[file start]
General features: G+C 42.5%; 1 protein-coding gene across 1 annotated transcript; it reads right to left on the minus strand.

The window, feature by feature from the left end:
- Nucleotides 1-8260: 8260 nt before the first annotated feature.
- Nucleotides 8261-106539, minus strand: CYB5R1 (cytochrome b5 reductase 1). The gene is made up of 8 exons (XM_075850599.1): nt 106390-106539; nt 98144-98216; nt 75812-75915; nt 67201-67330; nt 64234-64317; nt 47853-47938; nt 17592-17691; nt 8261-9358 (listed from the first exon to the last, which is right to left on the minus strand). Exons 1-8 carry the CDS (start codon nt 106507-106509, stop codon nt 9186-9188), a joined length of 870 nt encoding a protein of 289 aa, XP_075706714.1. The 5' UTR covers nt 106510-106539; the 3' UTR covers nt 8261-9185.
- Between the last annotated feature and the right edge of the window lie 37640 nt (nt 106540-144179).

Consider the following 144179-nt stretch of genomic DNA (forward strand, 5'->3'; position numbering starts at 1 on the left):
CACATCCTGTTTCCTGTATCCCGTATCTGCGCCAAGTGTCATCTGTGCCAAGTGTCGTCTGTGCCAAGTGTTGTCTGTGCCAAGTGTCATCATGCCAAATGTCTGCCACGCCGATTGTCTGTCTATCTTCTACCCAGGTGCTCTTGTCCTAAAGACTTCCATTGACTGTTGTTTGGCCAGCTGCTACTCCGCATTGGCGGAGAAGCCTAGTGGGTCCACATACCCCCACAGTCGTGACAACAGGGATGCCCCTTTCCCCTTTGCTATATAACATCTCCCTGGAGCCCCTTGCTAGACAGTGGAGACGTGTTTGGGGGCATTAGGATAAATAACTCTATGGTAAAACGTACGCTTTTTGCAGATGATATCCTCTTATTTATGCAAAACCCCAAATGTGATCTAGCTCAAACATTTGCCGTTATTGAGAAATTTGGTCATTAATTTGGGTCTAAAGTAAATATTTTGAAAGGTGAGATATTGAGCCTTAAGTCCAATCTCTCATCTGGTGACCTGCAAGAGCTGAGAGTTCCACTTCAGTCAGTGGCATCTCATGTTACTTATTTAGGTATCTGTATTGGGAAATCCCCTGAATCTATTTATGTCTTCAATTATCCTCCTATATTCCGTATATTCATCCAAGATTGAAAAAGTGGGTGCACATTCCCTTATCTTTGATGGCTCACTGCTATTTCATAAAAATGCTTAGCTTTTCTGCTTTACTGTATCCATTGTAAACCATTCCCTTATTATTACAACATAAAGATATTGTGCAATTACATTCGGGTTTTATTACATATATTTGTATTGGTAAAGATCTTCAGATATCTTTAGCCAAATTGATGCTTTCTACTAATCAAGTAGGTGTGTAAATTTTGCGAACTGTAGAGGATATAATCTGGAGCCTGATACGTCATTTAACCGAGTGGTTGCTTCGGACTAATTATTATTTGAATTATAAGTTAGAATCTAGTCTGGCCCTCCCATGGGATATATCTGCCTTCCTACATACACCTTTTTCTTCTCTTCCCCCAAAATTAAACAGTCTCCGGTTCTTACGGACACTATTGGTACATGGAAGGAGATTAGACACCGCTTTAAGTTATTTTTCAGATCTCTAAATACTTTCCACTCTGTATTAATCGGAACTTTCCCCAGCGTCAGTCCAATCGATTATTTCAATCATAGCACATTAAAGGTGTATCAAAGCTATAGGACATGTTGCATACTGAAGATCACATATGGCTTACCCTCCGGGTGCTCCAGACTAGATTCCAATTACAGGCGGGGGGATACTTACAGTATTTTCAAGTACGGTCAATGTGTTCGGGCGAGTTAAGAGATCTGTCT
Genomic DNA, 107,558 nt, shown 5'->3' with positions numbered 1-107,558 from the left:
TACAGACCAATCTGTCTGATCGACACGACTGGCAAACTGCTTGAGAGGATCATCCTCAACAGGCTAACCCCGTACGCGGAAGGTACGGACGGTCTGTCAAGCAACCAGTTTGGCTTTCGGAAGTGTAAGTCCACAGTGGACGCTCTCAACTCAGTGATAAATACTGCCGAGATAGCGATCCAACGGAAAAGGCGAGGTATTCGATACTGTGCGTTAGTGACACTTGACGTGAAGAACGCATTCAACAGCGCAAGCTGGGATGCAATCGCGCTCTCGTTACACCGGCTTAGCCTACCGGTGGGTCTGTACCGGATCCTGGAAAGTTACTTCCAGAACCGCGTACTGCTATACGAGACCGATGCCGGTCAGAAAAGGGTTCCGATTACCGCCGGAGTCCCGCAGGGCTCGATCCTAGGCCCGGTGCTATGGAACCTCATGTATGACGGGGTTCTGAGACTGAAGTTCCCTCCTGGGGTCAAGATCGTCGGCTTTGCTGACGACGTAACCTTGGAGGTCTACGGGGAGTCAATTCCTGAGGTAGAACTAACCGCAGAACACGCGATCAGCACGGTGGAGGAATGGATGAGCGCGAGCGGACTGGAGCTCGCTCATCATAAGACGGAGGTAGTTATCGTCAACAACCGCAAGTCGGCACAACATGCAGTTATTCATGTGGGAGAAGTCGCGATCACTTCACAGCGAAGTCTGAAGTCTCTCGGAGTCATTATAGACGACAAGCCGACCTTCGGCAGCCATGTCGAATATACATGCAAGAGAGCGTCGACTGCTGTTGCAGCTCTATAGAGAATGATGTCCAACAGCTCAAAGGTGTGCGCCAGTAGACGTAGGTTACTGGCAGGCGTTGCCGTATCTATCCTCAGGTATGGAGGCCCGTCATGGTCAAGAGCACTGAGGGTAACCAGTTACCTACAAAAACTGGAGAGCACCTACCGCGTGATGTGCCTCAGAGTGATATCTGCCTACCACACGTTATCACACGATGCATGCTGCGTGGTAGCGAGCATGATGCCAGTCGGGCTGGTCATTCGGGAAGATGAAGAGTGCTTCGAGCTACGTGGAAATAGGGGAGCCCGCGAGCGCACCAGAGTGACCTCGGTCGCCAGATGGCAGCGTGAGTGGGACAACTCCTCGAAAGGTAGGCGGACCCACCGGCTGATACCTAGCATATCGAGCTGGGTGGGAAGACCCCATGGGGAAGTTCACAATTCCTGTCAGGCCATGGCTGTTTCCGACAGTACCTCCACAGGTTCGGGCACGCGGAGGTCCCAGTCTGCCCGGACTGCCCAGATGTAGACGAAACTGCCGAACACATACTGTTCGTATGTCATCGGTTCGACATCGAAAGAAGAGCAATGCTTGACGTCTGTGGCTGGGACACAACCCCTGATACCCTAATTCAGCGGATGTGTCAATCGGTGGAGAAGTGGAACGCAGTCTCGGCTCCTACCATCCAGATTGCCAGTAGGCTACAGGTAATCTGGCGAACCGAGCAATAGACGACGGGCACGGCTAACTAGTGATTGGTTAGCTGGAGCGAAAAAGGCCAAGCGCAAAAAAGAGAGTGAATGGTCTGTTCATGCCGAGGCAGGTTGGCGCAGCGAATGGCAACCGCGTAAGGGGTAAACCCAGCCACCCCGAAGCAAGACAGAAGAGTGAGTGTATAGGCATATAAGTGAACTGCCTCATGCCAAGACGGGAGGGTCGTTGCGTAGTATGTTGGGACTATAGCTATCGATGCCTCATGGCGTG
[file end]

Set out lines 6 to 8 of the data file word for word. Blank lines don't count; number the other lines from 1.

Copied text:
Consider the following 144179-nt stretch of genomic DNA (forward strand, 5'->3'; position numbering starts at 1 on the left):
CACATCCTGTTTCCTGTATCCCGTATCTGCGCCAAGTGTCATCTGTGCCAAGTGTCGTCTGTGCCAAGTGTTGTCTGTGCCAAGTGTCATCATGCCAAATGTCTGCCACGCCGATTGTCTGTCTATCTTCTACCCAGGTGCTCTTGTCCTAAAGACTTCCATTGACTGTTGTTTGGCCAGCTGCTACTCCGCATTGGCGGAGAAGCCTAGTGGGTCCACATACCCCCACAGTCGTGACAACAGGGATGCCCCTTTCCCCTTTGCTATATAACATCTCCCTGGAGCCCCTTGCTAGACAGTGGAGACGTGTTTGGGGGCATTAGGATAAATAACTCTATGGTAAAACGTACGCTTTTTGCAGATGATATCCTCTTATTTATGCAAAACCCCAAATGTGATCTAGCTCAAACATTTGCCGTTATTGAGAAATTTGGTCATTAATTTGGGTCTAAAGTAAATATTTTGAAAGGTGAGATATTGAGCCTTAAGTCCAATCTCTCATCTGGTGACCTGCAAGAGCTGAGAGTTCCACTTCAGTCAGTGGCATCTCATGTTACTTATTTAGGTATCTGTATTGGGAAATCCCCTGAATCTATTTATGTCTTCAATTATCCTCCTATATTCCGTATATTCATCCAAGATTGAAAAAGTGGGTGCACATTCCCTTATCTTTGATGGCTCACTGCTATTTCATAAAAATGCTTAGCTTTTCTGCTTTACTGTATCCATTGTAAACCATTCCCTTATTATTACAACATAAAGATATTGTGCAATTACATTCGGGTTTTATTACATATATTTGTATTGGTAAAGATCTTCAGATATCTTTAGCCAAATTGATGCTTTCTACTAATCAAGTAGGTGTGTAAATTTTGCGAACTGTAGAGGATATAATCTGGAGCCTGATACGTCATTTAACCGAGTGGTTGCTTCGGACTAATTATTATTTGAATTATAAGTTAGAATCTAGTCTGGCCCTCCCATGGGATATATCTGCCTTCCTACATACACCTTTTTCTTCTCTTCCCCCAAAATTAAACAGTCTCCGGTTCTTACGGACACTATTGGTACATGGAAGGAGATTAGACACCGCTTTAAGTTATTTTTCAGATCTCTAAATACTTTCCACTCTGTATTAATCGGAACTTTCCCCAGCGTCAGTCCAATCGATTATTTCAATCATAGCACATTAAAGGTGTATCAAAGCTATAGGACATGTTGCATACTGAAGATCACATATGGCTTACCCTCCGGGTGCTCCAGACTAGATTCCAATTACAGGCGGGGGGATACTTACAGTATTTTCAAGTACGGTCAATGTGTTCGGGCGAGTTAAGAGATCTGTCT
Genomic DNA, 107,558 nt, shown 5'->3' with positions numbered 1-107,558 from the left: